For many years, the Prime Minister said, a culture was perpetrated in which aspiration became a bad word.
Prime Minister Narendra Modi Friday said people need not agree on everything “but there must be enough civility… for differing streams to be able to hear each other’s point of view” and that he looked forward to “constructive criticism”.
Addressing the Malayala Manorama New Conclave 2019 in Kochi via a video link from New Delhi, Modi said: “Usually, it is believed that public figures prefer to be on forums whose thought process matches with the person’s own world view. Because there is a lot of comfort in being among such people. Of course, I also cherish being among such surroundings but at the same time, I believe there must be a constant and continuous dialogue between individuals and organisations irrespective of one’s thought process.”
“We need not have to agree on everything but there must be enough civility in public life for differing streams to be able to hear each other’s point of view. Here I am, at a forum where perhaps I do not have many whose thought process is similar to mine but there are enough thinking people whose constructive criticism is something I greatly look forward to,” he said.
“The organisers of this conclave have picked a very interesting theme — New India. Critics will ask you: Are you also speaking the language of Modiji now? I hope you have your answers ready for that. But, since you have picked a theme so close to my heart, let me take this opportunity to share with you what I think is the spirit of New India.”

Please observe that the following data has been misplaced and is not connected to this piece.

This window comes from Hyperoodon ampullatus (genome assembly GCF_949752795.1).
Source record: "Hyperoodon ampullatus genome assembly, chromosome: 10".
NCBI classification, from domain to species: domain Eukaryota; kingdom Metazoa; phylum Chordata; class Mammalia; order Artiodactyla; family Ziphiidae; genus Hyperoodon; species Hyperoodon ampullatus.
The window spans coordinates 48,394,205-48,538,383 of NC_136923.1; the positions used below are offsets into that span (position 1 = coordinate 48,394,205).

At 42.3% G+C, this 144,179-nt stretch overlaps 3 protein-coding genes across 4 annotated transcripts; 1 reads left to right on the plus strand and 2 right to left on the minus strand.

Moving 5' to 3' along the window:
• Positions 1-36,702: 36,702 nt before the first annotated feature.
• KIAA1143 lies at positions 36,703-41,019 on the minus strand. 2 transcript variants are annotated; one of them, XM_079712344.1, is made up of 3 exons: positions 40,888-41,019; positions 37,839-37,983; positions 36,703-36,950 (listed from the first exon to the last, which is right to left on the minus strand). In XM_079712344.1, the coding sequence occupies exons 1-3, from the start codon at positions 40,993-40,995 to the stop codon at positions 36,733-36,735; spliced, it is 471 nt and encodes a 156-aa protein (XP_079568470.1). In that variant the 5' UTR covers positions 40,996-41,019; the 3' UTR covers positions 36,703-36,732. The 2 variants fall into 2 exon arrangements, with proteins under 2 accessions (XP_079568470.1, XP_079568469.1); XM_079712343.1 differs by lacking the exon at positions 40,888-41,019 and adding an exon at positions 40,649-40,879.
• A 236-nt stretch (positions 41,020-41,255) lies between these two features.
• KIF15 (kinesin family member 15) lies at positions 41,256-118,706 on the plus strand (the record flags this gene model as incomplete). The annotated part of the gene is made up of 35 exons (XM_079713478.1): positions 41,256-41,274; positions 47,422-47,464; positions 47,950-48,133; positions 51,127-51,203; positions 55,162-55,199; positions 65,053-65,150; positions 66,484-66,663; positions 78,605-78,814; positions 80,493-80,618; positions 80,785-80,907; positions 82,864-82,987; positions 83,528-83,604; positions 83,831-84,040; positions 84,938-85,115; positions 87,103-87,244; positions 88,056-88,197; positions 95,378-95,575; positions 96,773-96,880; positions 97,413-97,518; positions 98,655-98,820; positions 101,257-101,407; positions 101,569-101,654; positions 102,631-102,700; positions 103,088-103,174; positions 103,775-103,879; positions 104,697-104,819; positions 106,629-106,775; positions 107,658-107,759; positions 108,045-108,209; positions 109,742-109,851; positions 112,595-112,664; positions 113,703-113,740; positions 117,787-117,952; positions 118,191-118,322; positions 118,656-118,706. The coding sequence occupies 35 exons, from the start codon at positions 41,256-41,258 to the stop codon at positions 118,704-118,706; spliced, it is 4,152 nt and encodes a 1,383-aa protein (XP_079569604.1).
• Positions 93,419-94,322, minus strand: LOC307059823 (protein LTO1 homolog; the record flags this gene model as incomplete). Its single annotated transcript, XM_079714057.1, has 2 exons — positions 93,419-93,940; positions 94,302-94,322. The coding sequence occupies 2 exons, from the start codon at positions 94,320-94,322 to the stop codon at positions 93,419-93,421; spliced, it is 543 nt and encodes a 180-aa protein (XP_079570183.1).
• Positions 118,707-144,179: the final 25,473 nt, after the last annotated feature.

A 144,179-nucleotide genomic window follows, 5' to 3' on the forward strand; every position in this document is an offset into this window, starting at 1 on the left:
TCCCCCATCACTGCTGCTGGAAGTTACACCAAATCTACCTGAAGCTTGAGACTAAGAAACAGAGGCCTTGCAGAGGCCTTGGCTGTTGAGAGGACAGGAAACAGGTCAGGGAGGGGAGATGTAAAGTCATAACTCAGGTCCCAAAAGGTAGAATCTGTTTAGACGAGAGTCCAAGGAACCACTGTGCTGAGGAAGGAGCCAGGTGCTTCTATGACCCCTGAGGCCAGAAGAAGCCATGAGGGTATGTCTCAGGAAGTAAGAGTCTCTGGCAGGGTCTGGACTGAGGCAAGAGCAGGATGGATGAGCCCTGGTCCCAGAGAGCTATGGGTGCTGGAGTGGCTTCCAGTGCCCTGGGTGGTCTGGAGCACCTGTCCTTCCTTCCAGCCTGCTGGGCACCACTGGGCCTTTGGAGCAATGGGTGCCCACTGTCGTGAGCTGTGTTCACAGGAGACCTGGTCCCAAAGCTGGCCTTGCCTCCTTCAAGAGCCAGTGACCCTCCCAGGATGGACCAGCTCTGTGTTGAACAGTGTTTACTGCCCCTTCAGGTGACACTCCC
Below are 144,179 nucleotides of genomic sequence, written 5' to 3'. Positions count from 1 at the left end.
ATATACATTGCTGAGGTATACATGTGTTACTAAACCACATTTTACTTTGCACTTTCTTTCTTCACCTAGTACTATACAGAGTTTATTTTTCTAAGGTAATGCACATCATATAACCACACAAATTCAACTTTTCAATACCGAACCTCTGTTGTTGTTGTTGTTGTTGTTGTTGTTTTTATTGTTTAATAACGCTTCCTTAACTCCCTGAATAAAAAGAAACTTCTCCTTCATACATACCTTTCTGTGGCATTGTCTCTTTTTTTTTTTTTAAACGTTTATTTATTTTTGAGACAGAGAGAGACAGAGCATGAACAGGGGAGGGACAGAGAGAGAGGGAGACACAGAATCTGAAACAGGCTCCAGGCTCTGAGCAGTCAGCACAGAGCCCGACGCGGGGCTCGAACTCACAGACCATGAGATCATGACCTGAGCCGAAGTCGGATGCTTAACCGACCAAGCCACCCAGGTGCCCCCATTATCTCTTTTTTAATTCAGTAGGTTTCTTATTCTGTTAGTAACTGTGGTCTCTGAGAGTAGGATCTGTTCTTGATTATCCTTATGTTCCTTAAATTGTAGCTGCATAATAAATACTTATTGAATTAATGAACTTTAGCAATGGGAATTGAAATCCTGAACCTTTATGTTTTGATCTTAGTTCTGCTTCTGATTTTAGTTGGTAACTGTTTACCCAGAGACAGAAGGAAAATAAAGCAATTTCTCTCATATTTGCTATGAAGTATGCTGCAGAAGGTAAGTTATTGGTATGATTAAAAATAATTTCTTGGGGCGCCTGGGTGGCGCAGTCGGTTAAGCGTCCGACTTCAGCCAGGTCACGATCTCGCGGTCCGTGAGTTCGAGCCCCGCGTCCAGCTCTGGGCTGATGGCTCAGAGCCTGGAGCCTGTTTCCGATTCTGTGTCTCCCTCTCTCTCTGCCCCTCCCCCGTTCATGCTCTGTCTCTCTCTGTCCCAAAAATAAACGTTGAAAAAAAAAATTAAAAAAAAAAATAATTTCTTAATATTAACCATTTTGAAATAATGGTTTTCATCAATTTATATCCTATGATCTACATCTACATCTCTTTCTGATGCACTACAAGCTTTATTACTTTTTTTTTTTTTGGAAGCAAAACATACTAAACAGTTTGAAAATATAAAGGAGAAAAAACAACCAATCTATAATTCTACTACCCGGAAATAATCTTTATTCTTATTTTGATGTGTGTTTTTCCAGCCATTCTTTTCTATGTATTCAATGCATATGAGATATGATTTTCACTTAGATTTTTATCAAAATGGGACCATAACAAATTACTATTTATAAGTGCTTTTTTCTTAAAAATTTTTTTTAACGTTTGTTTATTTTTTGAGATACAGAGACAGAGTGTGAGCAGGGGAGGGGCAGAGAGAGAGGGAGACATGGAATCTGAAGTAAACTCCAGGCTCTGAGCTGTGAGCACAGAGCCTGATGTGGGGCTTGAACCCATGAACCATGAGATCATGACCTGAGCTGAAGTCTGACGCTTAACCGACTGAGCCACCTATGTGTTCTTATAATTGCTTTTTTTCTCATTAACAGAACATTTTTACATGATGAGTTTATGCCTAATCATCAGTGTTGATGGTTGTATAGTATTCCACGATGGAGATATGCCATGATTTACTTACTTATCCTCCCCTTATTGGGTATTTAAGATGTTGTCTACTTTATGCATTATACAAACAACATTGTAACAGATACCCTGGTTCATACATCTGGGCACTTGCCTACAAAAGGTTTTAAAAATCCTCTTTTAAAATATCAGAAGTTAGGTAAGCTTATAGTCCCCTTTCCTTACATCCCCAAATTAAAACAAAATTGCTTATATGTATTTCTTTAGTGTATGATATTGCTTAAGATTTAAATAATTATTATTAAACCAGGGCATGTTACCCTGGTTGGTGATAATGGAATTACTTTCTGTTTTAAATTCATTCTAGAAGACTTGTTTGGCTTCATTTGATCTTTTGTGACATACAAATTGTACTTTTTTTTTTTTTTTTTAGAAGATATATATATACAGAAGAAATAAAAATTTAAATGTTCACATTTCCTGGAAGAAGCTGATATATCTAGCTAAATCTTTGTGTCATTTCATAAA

“I have always said: we may move or not, we may be open to change or not, India is changing fast and this change is happening for the good. At the core of the New India spirit are individual aspirations, collective endeavours and a spirit of ownership for national progress. New India is about participative democracy, a citizen-centric government and pro-active citizenry. New India is the era of responsive people and responsive government.”
For many years, the Prime Minister said, a culture was perpetrated in which aspiration became a bad word. “Doors opened depending on your contacts. Success depended on whether or not you belonged to an Old Boy’s club. Big cities, select big institutions and big families. This is all that mattered. The economic culture of Licence Raj and Permit Raj struck at the heart of individual ambitions. But, today things are changing for the better. We see a spirit of New India in the vibrant start-up eco-system. Thousands of talented youngsters are creating fantastic platforms, show-casing their spirit of enterprise. We also see this spirit on the sports field.”